Tuesday, January 01, 2008

In a queer twist of history...

Britian/the United Kingdom doesn't actually have a written constitution. It has instead a "gentleman's agreement" under which Parliament operates. George Monbiot, writing in The Guardian Online, explains how this quirk allowed Blair to go into Iraq with Bush--thus implicating British troops in the largest series of war crimes since the Nazis.

"If you doubt Britain needs a written constitution, listen to the
strangely unbalanced discussion broadcast by the BBC last Friday. The
Today programme asked Lord Guthrie, formerly chief of the defence
staff, and Sir Kevin Tebbit, until recently the senior civil servant at
the Ministry of Defence, if parliament should decide whether or not the
country goes to war. The discussion was a terrifying exposure of the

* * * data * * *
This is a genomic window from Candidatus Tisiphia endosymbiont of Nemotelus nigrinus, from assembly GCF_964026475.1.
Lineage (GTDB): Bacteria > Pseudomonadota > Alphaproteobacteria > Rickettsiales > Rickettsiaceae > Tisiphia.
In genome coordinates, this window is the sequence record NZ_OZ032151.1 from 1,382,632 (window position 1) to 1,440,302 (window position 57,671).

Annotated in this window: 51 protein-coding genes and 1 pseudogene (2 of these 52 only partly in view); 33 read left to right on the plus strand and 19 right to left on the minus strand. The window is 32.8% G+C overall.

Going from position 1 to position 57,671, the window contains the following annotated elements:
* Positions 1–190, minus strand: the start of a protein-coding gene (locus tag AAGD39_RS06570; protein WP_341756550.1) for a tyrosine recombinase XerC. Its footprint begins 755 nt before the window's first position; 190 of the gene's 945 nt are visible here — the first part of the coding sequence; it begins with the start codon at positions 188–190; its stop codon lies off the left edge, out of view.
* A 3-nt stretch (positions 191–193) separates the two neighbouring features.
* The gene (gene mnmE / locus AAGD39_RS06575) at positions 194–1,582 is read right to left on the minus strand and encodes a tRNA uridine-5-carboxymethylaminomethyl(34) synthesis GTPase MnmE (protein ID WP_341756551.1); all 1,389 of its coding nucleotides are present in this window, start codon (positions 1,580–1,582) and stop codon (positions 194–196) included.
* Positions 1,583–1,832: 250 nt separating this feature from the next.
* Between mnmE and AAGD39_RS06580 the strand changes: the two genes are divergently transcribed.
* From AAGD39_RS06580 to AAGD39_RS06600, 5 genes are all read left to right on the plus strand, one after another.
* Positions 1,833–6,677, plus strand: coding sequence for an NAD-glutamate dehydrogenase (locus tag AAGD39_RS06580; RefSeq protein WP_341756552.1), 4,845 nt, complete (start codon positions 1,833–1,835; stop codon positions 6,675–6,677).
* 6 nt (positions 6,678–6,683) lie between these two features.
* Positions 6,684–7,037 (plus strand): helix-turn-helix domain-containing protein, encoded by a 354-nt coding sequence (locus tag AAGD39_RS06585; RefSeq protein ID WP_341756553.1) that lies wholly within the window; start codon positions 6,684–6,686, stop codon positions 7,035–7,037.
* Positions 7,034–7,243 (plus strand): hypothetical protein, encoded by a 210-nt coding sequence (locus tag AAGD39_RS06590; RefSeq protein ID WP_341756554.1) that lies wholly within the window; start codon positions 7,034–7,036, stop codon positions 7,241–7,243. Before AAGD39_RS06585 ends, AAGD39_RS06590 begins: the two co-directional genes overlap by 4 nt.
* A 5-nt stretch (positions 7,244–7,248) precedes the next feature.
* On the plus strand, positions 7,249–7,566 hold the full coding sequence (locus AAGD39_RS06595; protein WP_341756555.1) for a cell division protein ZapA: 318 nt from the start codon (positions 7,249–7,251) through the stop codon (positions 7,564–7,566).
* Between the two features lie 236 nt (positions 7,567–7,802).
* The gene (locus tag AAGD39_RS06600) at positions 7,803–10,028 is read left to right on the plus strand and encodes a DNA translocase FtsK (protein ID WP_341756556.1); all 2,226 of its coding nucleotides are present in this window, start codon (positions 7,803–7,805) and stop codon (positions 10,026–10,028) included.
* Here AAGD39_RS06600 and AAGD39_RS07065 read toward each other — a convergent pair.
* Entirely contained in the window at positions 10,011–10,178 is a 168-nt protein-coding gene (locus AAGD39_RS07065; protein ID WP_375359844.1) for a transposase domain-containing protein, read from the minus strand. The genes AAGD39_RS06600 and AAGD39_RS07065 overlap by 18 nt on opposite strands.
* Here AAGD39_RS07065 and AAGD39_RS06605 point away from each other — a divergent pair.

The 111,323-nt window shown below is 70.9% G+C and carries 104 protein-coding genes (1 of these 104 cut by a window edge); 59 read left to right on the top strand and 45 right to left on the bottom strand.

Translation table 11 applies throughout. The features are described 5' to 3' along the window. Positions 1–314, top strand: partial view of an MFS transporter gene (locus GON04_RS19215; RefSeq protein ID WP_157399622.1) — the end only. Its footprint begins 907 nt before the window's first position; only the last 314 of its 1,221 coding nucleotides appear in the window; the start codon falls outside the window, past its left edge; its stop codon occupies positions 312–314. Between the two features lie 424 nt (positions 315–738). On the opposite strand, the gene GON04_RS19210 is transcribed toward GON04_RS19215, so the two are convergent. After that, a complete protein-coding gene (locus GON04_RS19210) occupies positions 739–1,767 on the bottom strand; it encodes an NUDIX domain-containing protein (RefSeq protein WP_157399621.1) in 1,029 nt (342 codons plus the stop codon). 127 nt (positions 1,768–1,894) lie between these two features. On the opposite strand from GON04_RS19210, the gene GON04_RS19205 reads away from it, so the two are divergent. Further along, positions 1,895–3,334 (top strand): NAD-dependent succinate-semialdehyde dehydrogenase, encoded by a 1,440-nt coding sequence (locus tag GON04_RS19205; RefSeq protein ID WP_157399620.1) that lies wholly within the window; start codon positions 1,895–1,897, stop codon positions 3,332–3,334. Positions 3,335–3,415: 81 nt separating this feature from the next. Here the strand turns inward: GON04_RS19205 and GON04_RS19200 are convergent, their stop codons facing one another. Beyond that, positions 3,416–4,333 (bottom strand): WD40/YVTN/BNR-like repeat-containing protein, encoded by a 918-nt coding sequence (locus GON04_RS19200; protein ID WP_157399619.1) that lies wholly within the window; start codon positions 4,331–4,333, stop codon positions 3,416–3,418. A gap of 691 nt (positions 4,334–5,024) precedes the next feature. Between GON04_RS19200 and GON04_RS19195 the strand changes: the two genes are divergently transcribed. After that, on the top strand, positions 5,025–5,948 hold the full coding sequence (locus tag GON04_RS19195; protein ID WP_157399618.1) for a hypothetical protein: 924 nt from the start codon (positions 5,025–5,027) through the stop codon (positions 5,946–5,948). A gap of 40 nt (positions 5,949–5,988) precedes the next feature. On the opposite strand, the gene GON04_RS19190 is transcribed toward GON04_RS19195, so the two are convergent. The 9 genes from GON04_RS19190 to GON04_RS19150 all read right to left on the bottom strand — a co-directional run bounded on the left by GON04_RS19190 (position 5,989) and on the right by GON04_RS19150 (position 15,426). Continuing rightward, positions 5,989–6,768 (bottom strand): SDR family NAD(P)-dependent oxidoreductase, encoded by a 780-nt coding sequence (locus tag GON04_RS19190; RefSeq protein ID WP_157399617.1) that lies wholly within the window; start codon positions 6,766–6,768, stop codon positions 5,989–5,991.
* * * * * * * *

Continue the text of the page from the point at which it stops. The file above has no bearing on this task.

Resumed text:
privileges of unaccountable power. It explained as well as anything I
have heard how Britain became party to a crime that may have killed a
million people.

Guthrie argued that parliamentary approval would
mean intelligence had to be shared with MPs; that the other side could
not be taken by surprise ("do you want to warn the enemy you are going
to do it?"), and that commanders should have "a choice about when to
attack and when not to attack". Tebbit maintained that "no prime
minister would be able to deploy forces without being able to command a
parliamentary majority. In that sense, the executive is already
accountable to parliament". Once the prime minister has his majority,
in other words, MPs become redundant.

full article

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